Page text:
My Boyfriend Made Me Wait For Sex


A few months ago, something shocking happened. The guy I was dating refused to take things to the next level with me—sexually. He assured me he was crazy about me and explained that while he wanted to take that step at some point, he was hoping to wait until we had “built intimacy” before doing so. Say what? Needle-scratch. I was absolutely befuddled.

For context, I should say that while I see absolutely nothing wrong with being (safely) intimate with whomever you want, whenever you want, I’m not exactly bed-hopping these days and I don’t feel like I’d be jumping into things with this guy at all. We’ve been seeing each other regularly, we really like each other and, from what I can tell so far, are both interested in a committed relationship. In fact, he’s said on multiple occasions, unsolicited, that he isn’t going to date anyone but me. So … sex! Isn’t that the whole point of a relationship? Just kidding, but only kind of. I mean, I’m in my 30s, he’s in his 40s—we’re all adults here. What gives?

Left to my own devices, my imagination runs wild. I come up with a zillion different reasons why this guy won’t give it to me, ranging from he can’t to he’s not actually a he to I must be ugly. When I pose these theories to him, he laughs—at first. Then, he gets peeved. “Can’t a guy just be romantic?” he asks.

At this point, I’m reminded of the slow start to Carrie and Aidan’s relationship, because everything relates back to Sex and the City. I rewatch the “Are We Sluts?” episode—in which Carrie is frustrated by Aidan’s apparent lack of interest in bedding her—and I can’t help but melt a little. He sounds exactly like my new beau! “I just want to try to sleep with somebody I care about,” Aidan tells Carrie as she pressures him to take it all the way. “I really think I can care about you. It’s only been a week and a half, don’t people date anymore?”

Source: Adam Katz Sinding for The Zoe Report

Were sweeter words ever uttered? You would think not, and my best friend reminds me that she would die to have someone say those things to her. I realize, however, that though this guy is verbalizing his feelings for me constantly, I am not hearing him because I’m instead reading his lack of sexual ambition as overall disinterest. I’m so used to men trying to sleep with me—not because I’m a Victoria’s Secret model, but rather, I think, because this is just the female experience—that when one breaks the mold, I feel rejected to an extent that far surpasses the rejection I’ve felt after sleeping with someone who ends up not wanting a relationship. How messed up is that?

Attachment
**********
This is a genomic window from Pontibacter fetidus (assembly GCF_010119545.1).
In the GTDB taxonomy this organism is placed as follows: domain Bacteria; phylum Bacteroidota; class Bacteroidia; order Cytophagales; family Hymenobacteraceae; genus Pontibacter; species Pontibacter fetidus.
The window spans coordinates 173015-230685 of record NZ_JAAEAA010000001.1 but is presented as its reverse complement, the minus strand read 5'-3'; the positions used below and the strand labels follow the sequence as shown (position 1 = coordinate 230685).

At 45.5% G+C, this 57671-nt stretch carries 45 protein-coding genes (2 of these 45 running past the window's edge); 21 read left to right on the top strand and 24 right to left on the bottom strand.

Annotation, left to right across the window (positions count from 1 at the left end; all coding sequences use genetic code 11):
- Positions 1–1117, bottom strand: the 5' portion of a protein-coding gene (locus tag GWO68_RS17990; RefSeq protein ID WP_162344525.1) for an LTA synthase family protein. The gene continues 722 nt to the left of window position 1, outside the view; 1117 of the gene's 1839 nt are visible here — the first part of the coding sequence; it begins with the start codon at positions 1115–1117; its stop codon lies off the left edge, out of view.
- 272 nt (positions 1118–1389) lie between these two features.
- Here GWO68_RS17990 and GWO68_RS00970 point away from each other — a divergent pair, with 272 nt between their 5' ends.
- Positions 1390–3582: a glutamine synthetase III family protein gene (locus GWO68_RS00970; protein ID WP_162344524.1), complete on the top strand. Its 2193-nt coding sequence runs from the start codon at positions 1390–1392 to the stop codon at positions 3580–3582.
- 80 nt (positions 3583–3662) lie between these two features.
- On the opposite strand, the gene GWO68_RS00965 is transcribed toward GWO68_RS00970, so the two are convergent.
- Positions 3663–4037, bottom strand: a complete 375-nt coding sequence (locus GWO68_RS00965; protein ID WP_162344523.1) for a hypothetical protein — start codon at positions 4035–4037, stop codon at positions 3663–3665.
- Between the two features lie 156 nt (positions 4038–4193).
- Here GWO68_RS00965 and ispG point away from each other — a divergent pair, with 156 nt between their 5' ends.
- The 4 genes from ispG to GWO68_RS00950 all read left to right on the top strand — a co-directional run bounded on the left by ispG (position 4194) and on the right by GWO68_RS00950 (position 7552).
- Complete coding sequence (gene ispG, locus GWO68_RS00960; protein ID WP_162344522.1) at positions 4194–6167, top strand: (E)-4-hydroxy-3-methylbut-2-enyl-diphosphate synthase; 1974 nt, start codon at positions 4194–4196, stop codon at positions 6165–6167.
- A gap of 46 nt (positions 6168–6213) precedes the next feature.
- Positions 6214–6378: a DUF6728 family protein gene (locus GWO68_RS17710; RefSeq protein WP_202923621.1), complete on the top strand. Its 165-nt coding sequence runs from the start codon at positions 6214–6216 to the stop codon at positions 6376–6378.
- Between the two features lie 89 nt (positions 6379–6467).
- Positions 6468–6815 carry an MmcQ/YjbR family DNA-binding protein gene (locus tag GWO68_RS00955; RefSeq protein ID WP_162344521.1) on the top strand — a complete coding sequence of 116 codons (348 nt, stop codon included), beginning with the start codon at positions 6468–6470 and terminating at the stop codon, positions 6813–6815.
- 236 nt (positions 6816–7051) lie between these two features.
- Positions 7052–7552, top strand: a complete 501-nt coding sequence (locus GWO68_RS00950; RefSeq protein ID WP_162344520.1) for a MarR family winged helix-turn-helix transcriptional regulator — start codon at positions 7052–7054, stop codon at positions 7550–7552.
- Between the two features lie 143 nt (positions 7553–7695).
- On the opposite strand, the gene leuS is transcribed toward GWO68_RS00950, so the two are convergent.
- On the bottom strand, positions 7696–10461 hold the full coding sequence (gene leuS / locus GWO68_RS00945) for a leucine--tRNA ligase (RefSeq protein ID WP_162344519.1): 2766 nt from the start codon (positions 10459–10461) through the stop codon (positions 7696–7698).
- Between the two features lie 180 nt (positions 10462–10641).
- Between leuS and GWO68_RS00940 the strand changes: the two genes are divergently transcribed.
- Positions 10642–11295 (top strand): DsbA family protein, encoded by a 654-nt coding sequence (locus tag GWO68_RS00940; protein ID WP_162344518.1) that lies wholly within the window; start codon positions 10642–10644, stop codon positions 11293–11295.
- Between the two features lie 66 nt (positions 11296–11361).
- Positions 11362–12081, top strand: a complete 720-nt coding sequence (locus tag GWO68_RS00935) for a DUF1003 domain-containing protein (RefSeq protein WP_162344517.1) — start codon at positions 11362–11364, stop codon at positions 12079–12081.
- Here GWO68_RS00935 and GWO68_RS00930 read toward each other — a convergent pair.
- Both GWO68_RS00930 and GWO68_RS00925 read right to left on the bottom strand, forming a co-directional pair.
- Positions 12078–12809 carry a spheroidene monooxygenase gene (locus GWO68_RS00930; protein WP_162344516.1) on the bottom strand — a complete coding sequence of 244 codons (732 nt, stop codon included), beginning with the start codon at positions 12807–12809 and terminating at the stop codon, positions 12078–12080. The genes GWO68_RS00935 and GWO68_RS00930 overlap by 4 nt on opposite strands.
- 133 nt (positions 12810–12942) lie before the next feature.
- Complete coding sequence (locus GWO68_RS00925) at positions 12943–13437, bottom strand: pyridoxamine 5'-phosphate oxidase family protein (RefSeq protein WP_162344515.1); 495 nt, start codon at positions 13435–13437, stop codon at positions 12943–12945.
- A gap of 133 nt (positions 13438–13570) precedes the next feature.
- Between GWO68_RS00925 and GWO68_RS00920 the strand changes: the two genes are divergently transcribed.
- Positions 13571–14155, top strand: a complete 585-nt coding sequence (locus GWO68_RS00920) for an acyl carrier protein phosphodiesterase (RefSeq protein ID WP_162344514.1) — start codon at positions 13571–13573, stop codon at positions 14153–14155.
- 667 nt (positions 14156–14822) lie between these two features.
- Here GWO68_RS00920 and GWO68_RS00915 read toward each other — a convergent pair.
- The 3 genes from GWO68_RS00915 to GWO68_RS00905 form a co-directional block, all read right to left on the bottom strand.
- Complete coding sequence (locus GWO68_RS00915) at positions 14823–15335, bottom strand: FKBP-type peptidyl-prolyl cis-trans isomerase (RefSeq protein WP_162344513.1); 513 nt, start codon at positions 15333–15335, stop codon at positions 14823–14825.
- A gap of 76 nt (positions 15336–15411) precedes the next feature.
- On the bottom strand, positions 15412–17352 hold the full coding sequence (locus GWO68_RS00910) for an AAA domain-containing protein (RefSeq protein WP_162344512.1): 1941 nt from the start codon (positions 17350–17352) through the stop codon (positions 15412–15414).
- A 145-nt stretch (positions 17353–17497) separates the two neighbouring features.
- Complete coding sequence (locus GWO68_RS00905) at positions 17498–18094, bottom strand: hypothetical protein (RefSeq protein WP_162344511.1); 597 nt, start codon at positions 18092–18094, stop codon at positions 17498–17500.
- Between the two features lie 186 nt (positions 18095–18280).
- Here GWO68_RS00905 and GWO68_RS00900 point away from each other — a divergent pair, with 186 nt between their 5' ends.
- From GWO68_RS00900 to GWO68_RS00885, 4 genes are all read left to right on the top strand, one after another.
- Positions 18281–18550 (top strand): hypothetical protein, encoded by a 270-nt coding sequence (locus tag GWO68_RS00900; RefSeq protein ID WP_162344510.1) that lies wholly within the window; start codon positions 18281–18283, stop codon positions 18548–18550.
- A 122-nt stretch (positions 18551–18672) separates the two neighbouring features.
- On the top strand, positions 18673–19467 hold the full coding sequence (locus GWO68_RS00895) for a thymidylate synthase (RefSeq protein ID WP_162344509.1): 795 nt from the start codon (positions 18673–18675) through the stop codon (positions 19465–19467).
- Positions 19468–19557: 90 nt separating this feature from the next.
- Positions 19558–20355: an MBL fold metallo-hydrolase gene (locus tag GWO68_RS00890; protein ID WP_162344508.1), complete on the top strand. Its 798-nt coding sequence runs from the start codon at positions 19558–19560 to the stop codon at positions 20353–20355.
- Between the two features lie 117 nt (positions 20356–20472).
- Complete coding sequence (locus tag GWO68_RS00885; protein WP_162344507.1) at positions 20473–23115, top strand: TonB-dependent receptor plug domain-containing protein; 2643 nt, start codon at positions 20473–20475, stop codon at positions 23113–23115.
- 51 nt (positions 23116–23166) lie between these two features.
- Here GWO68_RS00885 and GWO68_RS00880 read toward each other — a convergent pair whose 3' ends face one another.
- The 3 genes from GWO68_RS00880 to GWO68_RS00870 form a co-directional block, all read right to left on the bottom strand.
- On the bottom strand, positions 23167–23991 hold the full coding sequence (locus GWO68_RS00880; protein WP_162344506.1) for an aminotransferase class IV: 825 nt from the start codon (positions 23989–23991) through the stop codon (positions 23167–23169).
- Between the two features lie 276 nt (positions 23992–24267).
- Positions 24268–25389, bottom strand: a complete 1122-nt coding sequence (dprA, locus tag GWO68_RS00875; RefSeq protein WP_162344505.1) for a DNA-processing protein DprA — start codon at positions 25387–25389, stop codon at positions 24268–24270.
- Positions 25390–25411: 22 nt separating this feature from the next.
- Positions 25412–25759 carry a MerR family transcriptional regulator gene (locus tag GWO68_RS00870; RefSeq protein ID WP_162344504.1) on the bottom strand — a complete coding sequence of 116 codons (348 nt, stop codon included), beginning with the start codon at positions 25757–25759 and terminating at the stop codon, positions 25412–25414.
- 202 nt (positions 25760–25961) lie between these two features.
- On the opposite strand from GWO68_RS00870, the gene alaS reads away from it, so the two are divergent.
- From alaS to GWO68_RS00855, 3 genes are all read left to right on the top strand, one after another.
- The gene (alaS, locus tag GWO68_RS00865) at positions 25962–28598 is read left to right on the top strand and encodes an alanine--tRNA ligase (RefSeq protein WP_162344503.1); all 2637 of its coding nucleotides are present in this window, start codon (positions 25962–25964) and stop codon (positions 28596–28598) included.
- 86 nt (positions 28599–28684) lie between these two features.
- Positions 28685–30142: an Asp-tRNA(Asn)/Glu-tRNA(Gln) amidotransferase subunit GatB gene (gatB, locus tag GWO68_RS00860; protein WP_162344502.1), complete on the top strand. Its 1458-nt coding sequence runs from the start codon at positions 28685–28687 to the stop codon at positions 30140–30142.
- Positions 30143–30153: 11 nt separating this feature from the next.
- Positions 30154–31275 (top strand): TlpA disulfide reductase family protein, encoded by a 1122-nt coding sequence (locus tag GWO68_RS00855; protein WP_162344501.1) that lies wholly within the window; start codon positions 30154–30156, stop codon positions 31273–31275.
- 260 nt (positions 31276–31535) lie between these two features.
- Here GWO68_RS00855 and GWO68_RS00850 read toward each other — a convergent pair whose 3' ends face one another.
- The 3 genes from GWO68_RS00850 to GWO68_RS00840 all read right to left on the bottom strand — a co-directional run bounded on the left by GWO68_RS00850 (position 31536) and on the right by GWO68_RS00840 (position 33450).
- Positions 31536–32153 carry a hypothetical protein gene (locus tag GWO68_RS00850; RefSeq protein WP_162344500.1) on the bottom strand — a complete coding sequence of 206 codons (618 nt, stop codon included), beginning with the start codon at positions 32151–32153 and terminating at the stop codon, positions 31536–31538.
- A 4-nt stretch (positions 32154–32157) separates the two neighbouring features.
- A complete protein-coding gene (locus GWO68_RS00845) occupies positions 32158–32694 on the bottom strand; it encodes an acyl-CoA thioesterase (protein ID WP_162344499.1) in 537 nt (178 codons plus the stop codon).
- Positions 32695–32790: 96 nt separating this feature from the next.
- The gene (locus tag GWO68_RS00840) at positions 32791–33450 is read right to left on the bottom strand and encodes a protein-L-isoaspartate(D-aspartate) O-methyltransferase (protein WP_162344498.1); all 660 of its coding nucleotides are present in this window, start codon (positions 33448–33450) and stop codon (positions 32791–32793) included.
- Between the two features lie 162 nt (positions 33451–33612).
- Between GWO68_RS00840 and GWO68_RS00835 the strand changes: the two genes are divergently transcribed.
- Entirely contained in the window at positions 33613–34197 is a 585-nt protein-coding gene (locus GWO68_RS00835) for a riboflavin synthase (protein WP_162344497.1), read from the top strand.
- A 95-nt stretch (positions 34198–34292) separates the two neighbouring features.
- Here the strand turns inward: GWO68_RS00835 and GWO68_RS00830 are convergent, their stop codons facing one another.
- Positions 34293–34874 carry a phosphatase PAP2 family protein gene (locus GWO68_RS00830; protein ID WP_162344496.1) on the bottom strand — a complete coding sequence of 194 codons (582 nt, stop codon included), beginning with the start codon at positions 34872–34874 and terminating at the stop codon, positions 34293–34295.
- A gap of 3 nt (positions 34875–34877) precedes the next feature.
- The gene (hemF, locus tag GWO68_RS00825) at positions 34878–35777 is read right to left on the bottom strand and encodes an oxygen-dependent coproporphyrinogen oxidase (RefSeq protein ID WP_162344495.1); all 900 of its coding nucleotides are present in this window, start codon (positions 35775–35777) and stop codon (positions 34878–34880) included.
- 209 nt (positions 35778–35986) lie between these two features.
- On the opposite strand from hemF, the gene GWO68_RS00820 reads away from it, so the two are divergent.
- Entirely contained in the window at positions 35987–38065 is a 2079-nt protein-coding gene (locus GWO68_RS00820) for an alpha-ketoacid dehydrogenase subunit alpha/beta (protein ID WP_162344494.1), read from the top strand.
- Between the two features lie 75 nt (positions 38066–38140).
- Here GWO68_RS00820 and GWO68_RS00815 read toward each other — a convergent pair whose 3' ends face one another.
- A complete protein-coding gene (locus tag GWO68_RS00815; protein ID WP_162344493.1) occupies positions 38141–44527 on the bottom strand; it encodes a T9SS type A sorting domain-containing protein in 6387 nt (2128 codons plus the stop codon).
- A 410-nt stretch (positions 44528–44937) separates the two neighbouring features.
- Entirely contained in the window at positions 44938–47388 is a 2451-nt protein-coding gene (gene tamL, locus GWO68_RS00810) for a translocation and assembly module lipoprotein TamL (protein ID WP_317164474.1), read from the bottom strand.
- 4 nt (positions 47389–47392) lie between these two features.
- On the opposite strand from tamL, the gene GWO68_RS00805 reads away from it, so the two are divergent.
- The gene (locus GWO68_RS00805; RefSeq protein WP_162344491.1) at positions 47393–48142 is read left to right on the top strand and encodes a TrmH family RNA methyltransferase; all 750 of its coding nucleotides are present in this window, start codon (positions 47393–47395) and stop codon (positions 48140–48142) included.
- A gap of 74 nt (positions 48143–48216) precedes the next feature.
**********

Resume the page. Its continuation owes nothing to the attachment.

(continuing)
Still, we keep seeing each other on the PG (sometimes, PG-13) level, and eventually—after many, many conversations on the topic—I decide it’s actually pretty nice to settle into a new relationship without the confusion of what I call “the sex haze,” a phenomenon that’s led me down the wrong path on more than one occasion. If we can have this much fun together without that element, on a sustained basis, maybe this is the real deal, I think. We have our first couple of fights before we round second base, which is, as he says, intimacy-building. (Cue my eye roll, but he’s right). Also, we make out constantly, which is very, very sexy.

Before long, I’m wholly converted. It’s become a game to me—how long can we, or should we, wait? The whole experience is reminiscent of high school, and brings with it feelings that are harder and harder to access as you age. I love that in this world, holding hands feels sensual, kissing feels illicit and there is no chemical confusion about why I feel one way or the other about this person in the infancy of our relationship.

So, do we ever go all the way? I’ll let Carrie explain what happens next. “For the first time in a long time, I was nervous. Aidan and I were going to sleep together and it was going to mean something. I was no virgin, but this was definitely virgin territory.”

It turns out, a guy can be romantic. You just have to let him.


This post originally appeared August 4, 2017, on The Zoe Report.